The IJHCS invites original, unpublished, quality research articles/case studies in the fields of humanities, English language, cultural studies and creative writing for the June 2014 Issue. Manuscripts Submission Deadline: 10/ 05/ 2014 Issue Publication Date: June 2014. For more details on the manuscripts and submission guidelines, please visit the Submission guidelines webpage:
Contributions have to be sent to:
Le Fanu Studies is looking for papers on any aspect of the Irish writer's work. Subjects could include Le Fanu and his status as a Victorian Gothic author, inter-textual studies, studies of the representation of women, post-colonial issues, generic studies of thematics and studies of individual stories and novels.
CALL FOR ABSTRACTS (Deadline Extension)
Indigenous Studies Area - Midwest Popular Culture Association/American Culture Association, Indianapolis, IN, Friday-Sunday, October 3-5, 2014.
The area seeks panel and paper proposals that address any aspect of Indigenous, Aboriginal, First Nations, Maori, and Sami popular cultures. In addition, the area highly encourages comparative papers between Indigenous and, say, Asian, Hispanic, Pacific Islander, or African popular cultures. Topics might address, but are not in any way limited to the following:
*** DEADLINE EXTENDED to 9th May 2014 ***
Limina: A Journal of Historical and Cultural Studies will hold its 9th Annual conference at the University of Western Australia on Friday the 20th of June, 2014. The conference aims to foster a supportive environment in which postgraduates and early career researchers can present their work. The Limina Editorial Collective is calling for conference submissions from postgraduate and early career researchers in the Humanities and Social Sciences which engage with the theme of 'Fear and Loathing'.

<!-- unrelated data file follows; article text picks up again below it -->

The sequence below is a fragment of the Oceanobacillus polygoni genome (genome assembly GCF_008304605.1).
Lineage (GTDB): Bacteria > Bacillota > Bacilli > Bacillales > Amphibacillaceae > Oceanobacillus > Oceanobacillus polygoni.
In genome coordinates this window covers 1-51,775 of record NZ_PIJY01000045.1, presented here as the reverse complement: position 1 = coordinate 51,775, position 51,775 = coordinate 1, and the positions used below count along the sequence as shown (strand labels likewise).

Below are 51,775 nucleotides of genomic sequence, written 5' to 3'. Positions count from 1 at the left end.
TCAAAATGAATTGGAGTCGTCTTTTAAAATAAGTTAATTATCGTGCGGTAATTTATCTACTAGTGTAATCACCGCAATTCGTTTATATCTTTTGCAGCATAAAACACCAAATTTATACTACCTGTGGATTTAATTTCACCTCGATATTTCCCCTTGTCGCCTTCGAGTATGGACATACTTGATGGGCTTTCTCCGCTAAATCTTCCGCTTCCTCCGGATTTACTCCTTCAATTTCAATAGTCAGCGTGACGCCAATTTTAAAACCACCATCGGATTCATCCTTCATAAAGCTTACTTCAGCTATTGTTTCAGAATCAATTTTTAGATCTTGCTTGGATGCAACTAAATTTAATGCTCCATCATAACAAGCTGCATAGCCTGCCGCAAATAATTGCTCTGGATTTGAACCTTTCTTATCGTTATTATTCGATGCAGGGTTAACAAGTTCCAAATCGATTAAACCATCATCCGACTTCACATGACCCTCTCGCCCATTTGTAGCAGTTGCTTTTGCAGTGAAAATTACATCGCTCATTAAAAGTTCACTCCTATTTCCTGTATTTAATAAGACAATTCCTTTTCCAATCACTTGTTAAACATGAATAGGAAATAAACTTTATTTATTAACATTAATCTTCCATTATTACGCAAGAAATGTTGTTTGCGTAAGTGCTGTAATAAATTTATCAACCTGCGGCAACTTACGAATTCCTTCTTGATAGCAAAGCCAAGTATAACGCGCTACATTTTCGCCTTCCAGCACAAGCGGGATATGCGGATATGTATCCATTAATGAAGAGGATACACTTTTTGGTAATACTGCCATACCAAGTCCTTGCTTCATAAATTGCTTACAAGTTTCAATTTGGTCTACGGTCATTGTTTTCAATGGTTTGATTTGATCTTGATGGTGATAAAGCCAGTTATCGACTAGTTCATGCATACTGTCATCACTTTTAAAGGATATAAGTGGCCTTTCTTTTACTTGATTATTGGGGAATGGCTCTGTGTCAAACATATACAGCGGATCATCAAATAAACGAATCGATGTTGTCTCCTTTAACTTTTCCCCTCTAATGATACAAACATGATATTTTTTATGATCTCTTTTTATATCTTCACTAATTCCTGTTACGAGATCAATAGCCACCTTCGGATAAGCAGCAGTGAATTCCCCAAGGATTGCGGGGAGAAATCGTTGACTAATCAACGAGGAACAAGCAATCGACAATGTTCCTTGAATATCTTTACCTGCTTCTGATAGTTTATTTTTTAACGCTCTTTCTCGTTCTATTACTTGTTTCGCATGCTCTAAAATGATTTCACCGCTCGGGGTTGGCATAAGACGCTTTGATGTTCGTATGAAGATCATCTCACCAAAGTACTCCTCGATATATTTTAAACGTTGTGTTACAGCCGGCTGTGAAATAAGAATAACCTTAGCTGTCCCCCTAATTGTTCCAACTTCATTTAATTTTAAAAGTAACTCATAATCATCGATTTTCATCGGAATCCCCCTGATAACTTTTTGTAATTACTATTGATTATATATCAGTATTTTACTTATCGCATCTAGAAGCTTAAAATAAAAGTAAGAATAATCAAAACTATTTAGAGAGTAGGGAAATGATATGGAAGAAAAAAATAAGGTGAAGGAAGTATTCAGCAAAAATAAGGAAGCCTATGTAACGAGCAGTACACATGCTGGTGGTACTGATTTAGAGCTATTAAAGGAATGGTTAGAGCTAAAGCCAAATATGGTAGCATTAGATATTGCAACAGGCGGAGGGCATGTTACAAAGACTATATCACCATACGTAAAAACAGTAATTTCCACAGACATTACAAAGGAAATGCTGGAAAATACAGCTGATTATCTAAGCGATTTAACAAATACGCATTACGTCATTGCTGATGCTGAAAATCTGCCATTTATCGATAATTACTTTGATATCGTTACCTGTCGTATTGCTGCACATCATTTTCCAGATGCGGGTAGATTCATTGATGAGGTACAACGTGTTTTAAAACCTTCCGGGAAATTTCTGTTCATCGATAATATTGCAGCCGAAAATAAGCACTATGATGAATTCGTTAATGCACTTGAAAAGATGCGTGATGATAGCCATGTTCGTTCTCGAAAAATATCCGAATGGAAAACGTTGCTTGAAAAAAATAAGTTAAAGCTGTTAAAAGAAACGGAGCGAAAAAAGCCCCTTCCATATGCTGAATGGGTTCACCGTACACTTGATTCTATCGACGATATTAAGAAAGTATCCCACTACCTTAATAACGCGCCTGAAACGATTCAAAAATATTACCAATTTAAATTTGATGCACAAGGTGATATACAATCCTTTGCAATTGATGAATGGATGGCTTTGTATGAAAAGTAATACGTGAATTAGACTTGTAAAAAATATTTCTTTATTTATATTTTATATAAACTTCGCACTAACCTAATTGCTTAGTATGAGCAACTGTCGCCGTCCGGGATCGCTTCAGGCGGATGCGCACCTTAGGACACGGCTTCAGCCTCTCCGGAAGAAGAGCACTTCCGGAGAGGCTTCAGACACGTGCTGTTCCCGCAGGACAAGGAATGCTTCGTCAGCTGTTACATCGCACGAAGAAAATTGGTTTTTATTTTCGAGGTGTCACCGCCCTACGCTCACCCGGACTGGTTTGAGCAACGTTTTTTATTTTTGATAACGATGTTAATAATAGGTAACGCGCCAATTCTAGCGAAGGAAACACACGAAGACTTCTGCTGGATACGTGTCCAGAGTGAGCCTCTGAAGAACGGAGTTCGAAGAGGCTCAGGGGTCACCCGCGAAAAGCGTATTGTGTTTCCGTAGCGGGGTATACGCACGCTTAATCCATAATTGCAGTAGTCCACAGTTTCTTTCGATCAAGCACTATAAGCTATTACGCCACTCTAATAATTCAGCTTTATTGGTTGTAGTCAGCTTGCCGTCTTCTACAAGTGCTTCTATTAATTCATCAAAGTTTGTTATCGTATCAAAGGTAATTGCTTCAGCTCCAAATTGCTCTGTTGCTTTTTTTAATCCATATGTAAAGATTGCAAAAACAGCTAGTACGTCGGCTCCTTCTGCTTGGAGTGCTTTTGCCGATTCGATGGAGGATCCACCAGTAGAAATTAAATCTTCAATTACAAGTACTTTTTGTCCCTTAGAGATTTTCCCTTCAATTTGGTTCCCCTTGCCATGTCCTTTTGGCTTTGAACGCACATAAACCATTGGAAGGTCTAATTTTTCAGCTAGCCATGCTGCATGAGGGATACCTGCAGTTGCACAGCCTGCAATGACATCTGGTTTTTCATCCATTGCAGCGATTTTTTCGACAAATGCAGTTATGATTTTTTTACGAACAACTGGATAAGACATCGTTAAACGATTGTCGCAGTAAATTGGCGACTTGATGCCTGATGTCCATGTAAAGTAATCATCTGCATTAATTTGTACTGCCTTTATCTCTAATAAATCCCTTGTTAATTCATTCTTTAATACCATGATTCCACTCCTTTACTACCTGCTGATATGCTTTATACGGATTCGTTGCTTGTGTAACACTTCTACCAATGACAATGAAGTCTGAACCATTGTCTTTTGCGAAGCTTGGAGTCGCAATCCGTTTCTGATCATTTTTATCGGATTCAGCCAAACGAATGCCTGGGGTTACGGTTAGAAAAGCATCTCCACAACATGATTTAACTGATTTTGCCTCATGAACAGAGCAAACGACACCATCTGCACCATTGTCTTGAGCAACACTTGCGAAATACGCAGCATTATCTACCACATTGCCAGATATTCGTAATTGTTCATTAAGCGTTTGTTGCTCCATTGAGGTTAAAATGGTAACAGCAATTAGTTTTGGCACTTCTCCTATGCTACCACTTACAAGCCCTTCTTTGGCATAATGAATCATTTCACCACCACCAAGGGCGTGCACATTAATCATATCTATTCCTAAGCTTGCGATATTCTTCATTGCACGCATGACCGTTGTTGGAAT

Topics may include (but are not limited to):
Indian Film is the most popular media for most of the world, and yet academia has only scratched the surface of studying it. A special panel at the Midwest Popular Culture Association 2014 conference will address the societal and artistic implications of the genre.
Submissions welcome on topics from women in film to Indian film in the west to film and religion, or even more broadly, how Indian culture in general interacts with religion, politics, or social issues.
Midwest Popular Culture Association/Midwest American Culture Association Annual Conference
Friday-Sunday, 3-5 October 2014 Indianapolis, IN
Contributors are sought for a collection of original essays examining the works of Australia's leading Aboriginal authors, Kim Scott and Alexis Wright. Both authors have won countless awards, including Australia's prestigious Miles Franklin Award, Scott in 2000 (Benang) and 2011 (That Deadman Dance), and Wright in 2006 (Carpentaria) and currently on the longlist for 2014 (The Swan Book). Despite national and international acclaim for their literary contribution, there is currently no comprehensive critical companion that contextualizes these authors' works for scholars, students (undergraduate and graduate), and general readers.
Yeats and Kipling: Retrospectives, Perspectives
A three-day international conference at Bharati College, University of Delhi, Delhi.
(10, 11, 12 March 2015)
Call for abstracts of papers
Co-organized by Contemporary Art Centre (Vilnius, Lithuania), and Lithuanian Film Centre (Vilnius, Lithuania),
With the participation of such keynote speakers as Mette Hjort (Lingnan University, Hong Kong), Dina Iordanova (University of St. Andrew, Scotland), Ewa Mazierska (University of Central Lancashire, England) and a filmmaker Arash T. Riahi (Golden Girls Filmproduktion, Austria).